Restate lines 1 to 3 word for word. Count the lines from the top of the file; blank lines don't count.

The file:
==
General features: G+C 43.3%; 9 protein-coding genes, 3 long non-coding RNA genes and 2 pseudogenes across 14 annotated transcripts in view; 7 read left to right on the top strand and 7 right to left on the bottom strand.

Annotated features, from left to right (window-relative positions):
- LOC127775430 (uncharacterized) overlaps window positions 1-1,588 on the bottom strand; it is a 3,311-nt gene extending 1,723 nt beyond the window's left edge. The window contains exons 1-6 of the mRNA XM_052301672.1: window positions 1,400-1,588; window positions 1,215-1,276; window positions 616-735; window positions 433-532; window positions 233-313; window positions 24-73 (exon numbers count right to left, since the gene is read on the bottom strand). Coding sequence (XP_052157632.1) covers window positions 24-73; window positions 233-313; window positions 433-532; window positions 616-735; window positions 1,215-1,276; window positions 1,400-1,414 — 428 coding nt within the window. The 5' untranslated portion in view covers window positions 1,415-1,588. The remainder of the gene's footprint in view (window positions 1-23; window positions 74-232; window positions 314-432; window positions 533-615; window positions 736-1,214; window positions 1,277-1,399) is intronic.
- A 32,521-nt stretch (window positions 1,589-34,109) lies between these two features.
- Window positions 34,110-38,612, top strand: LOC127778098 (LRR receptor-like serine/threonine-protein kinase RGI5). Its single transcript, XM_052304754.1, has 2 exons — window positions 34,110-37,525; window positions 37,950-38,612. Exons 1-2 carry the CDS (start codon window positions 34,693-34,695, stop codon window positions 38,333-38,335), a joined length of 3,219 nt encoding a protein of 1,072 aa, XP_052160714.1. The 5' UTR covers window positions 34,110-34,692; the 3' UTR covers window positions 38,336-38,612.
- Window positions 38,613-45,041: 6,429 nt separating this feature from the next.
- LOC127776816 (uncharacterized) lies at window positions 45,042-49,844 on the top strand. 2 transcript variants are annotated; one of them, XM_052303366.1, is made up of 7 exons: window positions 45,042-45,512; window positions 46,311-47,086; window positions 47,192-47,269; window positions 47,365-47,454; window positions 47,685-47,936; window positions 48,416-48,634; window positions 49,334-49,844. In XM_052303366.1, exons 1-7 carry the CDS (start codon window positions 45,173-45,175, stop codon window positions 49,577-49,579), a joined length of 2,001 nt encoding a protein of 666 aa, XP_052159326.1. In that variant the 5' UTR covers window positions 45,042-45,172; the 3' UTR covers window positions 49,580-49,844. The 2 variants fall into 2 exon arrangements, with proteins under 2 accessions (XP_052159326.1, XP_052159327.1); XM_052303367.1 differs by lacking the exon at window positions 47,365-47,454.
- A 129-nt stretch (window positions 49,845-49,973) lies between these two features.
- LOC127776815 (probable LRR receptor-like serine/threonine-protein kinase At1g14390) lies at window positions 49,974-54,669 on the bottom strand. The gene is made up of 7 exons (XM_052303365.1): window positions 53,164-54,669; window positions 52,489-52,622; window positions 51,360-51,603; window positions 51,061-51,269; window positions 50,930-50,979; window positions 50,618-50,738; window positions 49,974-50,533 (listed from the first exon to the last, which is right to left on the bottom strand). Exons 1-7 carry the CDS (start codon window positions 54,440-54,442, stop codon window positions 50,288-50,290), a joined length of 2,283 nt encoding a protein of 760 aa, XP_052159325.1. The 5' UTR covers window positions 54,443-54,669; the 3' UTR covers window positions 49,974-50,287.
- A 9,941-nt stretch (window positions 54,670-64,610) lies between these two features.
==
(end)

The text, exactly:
General features: G+C 43.3%; 9 protein-coding genes, 3 long non-coding RNA genes and 2 pseudogenes across 14 annotated transcripts in view; 7 read left to right on the top strand and 7 right to left on the bottom strand.

Annotated features, from left to right (window-relative positions):
- LOC127775430 (uncharacterized) overlaps window positions 1-1,588 on the bottom strand; it is a 3,311-nt gene extending 1,723 nt beyond the window's left edge. The window contains exons 1-6 of the mRNA XM_052301672.1: window positions 1,400-1,588; window positions 1,215-1,276; window positions 616-735; window positions 433-532; window positions 233-313; window positions 24-73 (exon numbers count right to left, since the gene is read on the bottom strand). Coding sequence (XP_052157632.1) covers window positions 24-73; window positions 233-313; window positions 433-532; window positions 616-735; window positions 1,215-1,276; window positions 1,400-1,414 — 428 coding nt within the window. The 5' untranslated portion in view covers window positions 1,415-1,588. The remainder of the gene's footprint in view (window positions 1-23; window positions 74-232; window positions 314-432; window positions 533-615; window positions 736-1,214; window positions 1,277-1,399) is intronic.